March 07, 2019

Pivoting to Create and Sustain Social Impact

The path to successful innovation is rarely linear. In fact, it is generally unusual for an innovator to get it right on the first go. But when it comes to entrepreneurs, what often differentiates the successful from the unsuccessful is the ability to fail fast and pivot from their original plan. However, the pressure to demonstrate proof of return on investment is real as we are entrenched in a culture of celebrating successes rather than learning from setbacks.

GHIG Pivoting White PaperInnovations in Healthcare recently released a white paper describing the challenges of pivoting and how best to address them, based on the experiences of four global health social enterprises implementing health innovation projects around the world – AccuHealth in Chile, Penda Health in Kenya, Salud Cercana in Mexico, and Swasth Foundation in India. For example, AccuHealth relied on the support of the central government in Chile to implement its innovative tele-monitoring program. Due to a change in the central regime after mid-term elections, AccuHealth had to pivot their project and build partnerships with the county governments from the ground up. AccuHealth believes that ultimately, these local partnerships will ensure better outcomes due to greater consistency in decision-making.

Underscoring every strategic decision to pivot is the fundamental importance of defining, monitoring, and measuring the right indictors to understand the issues, as well as to develop a strategy for pivoting. All the innovators in our study identified a pressing need to course-correct and redefine their project because of their efforts to continuously monitor and assess the performance of their project activities in relation to overall goals.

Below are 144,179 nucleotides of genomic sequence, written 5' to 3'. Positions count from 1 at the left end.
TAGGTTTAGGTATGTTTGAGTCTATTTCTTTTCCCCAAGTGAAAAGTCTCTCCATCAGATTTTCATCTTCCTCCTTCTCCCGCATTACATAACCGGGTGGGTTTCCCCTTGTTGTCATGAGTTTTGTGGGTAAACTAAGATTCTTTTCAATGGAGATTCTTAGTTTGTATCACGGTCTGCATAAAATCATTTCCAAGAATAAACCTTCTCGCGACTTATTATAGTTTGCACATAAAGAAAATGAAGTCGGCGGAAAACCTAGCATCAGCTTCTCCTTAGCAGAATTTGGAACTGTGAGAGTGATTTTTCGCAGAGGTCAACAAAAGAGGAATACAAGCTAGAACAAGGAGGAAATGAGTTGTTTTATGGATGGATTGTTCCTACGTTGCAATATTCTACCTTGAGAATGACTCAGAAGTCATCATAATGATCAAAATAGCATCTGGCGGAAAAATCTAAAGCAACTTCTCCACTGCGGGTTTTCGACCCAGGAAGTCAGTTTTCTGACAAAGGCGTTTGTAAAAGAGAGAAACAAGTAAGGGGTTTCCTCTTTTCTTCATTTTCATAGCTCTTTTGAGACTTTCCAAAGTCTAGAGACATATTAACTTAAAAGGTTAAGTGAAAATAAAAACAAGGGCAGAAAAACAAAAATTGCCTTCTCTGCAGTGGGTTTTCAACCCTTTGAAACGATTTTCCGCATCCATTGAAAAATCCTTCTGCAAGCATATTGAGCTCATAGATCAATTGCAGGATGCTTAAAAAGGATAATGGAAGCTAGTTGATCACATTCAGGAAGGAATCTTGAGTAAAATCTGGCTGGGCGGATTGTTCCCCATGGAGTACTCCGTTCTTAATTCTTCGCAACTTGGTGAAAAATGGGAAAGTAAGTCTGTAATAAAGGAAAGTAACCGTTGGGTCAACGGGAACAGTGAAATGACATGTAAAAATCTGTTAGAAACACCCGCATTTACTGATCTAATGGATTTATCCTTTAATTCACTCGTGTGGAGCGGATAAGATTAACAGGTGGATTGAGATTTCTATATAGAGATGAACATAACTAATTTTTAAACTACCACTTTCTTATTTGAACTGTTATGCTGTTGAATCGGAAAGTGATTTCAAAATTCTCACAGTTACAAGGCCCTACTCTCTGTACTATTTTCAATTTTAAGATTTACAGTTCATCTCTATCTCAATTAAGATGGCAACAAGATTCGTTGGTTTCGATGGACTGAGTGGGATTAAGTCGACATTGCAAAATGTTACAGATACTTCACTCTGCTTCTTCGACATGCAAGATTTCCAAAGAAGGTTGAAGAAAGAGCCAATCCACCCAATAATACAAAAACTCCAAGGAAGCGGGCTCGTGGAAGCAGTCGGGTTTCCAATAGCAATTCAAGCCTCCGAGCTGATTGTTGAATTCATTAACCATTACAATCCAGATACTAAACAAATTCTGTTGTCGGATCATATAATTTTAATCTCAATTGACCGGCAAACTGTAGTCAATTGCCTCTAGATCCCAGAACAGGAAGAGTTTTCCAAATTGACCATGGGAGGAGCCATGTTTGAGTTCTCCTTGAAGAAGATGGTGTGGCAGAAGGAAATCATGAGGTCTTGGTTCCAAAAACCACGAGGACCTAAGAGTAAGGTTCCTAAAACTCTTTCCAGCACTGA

Broadly, the study revealed that reasons for pivoting can be either intrinsic to the organization or extrinsic ecosystem factors. More specifically, innovators are motivated to pivot due to internal, organizational factors such as ineffective strategies or business model to reach the target market. On the other hand, sometimes, innovators have to pivot due to circumstances beyond their control, such as an uncertain political or policy environment.

The paper highlights the key challenges that emerged from our conversations with the four innovators:

  1. Challenges associated with navigating and communicating the implications of the pivot for internal and external stakeholders with the organization’s needs,
  2. Delays in meeting milestones and targets, not just for external collaborators and funders, but also for internal stakeholders, and
  3. Difficulties that leadership face in finding trusted mentors to provide guidance through rough times.

To overcome these challenges and emerge successfully from a strategic pivot, the paper offers three practical recommendations to innovators considering a pivot:

  1. Have transparent and candid conversations with employees and funders early in the process, and communicate changes clearly to customers,
  2. Identify and measure key indicators to assess progress and further need for iteration, and
  3. Develop a cluster of trusted mentors and professional supporters, drawn from wide circles, and not merely restricted to a specific project or funding.

Finally, and importantly, funders can play a critical role in helping grantees pivot successfully. First, funders should recognize that iteration is a necessary component of innovation and therefore, need to provide flexible funding to grantees to develop and test scaling strategies. Second, funders can provide strategic feedback and guidance to innovators at a time when they are hesitant to ask for outside help for fear of negative optics around such a move.

Pivoting is a common step in reaching success and scale. Approaching the process with clear metrics, strategy, and communication can transform it from a painful and messy experience into an opportunity to learn, grow, and improve.

 

To read the entire white paper, click here.